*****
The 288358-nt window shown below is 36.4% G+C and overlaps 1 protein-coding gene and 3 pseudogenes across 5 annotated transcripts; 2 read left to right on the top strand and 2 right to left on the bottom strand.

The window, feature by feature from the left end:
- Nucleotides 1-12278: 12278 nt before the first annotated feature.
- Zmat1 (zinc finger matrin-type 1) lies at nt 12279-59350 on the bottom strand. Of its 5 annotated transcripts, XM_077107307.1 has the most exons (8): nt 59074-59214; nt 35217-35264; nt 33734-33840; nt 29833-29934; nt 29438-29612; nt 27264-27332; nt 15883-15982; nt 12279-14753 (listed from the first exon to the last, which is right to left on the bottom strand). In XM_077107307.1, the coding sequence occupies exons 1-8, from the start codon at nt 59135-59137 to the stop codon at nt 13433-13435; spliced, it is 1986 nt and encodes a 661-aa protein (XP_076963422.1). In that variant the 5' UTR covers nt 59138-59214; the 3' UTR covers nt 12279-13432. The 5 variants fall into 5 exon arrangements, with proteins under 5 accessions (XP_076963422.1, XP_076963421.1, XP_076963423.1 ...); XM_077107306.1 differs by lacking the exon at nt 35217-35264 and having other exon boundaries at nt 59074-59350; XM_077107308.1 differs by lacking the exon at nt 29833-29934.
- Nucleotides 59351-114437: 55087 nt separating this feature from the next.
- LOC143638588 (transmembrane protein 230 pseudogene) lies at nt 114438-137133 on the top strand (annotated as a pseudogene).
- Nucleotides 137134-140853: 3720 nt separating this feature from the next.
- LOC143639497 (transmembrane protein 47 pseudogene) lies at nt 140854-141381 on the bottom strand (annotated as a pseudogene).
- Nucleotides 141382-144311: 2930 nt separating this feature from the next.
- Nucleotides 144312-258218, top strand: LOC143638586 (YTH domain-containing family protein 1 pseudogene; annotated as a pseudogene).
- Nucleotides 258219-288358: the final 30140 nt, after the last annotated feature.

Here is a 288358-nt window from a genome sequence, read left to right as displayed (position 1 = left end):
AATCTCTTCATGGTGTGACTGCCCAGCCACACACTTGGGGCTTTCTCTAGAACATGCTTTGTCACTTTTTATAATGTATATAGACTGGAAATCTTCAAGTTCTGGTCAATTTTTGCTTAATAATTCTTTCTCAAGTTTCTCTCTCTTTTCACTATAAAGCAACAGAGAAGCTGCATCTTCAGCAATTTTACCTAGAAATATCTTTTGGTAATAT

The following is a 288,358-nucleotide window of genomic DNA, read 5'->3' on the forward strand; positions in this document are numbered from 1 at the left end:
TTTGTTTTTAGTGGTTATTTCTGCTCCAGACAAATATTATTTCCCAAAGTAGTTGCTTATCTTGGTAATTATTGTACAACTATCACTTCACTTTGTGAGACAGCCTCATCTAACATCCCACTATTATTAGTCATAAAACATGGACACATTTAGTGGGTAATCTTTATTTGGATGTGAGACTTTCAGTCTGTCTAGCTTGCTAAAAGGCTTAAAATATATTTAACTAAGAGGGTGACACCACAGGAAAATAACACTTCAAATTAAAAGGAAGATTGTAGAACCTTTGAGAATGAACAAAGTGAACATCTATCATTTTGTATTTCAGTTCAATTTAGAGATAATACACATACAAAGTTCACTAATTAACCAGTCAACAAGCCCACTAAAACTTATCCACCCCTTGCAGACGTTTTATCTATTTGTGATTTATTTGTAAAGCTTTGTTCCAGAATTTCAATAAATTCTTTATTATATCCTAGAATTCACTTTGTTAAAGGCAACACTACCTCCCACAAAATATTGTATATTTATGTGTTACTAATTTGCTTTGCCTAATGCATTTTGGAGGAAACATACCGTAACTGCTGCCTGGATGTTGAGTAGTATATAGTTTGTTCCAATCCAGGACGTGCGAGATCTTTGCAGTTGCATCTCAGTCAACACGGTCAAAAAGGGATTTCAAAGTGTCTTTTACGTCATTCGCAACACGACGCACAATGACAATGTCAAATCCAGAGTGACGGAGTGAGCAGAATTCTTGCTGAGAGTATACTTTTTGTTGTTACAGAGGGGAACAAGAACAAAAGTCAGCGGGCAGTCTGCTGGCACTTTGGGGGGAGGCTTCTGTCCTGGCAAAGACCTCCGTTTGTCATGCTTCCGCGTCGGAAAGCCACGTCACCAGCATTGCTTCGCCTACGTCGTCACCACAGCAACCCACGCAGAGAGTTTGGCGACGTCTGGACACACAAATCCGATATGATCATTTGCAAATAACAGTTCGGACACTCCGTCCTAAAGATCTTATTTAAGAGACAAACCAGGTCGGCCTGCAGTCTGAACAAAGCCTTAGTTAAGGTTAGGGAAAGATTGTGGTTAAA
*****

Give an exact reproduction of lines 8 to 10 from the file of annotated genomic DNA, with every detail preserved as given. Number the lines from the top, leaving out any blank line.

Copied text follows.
- LOC143639497 (transmembrane protein 47 pseudogene) lies at nt 140854-141381 on the bottom strand (annotated as a pseudogene).
- Nucleotides 141382-144311: 2930 nt separating this feature from the next.
- Nucleotides 144312-258218, top strand: LOC143638586 (YTH domain-containing family protein 1 pseudogene; annotated as a pseudogene).